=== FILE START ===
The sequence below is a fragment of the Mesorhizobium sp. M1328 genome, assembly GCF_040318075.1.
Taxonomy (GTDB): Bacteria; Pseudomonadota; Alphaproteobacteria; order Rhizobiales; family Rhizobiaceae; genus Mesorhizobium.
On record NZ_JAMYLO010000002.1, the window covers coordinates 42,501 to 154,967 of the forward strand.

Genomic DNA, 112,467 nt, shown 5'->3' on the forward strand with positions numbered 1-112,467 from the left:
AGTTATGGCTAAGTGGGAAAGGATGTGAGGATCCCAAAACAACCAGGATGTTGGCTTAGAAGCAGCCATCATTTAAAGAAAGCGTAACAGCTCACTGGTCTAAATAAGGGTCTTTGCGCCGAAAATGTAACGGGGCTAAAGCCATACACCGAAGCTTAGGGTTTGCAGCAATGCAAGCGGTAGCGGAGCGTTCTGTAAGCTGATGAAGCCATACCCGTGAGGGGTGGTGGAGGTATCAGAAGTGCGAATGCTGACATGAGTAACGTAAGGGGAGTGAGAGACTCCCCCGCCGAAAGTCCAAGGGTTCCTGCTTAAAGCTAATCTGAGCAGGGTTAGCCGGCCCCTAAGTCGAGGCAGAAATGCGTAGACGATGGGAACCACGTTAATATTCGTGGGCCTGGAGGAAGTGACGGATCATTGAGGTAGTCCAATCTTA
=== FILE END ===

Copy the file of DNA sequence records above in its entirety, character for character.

The sequence below is a fragment of the Mesorhizobium sp. M1328 genome, assembly GCF_040318075.1.
Taxonomy (GTDB): Bacteria; Pseudomonadota; Alphaproteobacteria; order Rhizobiales; family Rhizobiaceae; genus Mesorhizobium.
On record NZ_JAMYLO010000002.1, the window covers coordinates 42,501 to 154,967 of the forward strand.

Genomic DNA, 112,467 nt, shown 5'->3' on the forward strand with positions numbered 1-112,467 from the left:
AGTTATGGCTAAGTGGGAAAGGATGTGAGGATCCCAAAACAACCAGGATGTTGGCTTAGAAGCAGCCATCATTTAAAGAAAGCGTAACAGCTCACTGGTCTAAATAAGGGTCTTTGCGCCGAAAATGTAACGGGGCTAAAGCCATACACCGAAGCTTAGGGTTTGCAGCAATGCAAGCGGTAGCGGAGCGTTCTGTAAGCTGATGAAGCCATACCCGTGAGGGGTGGTGGAGGTATCAGAAGTGCGAATGCTGACATGAGTAACGTAAGGGGAGTGAGAGACTCCCCCGCCGAAAGTCCAAGGGTTCCTGCTTAAAGCTAATCTGAGCAGGGTTAGCCGGCCCCTAAGTCGAGGCAGAAATGCGTAGACGATGGGAACCACGTTAATATTCGTGGGCCTGGAGGAAGTGACGGATCATTGAGGTAGTCCAATCTTA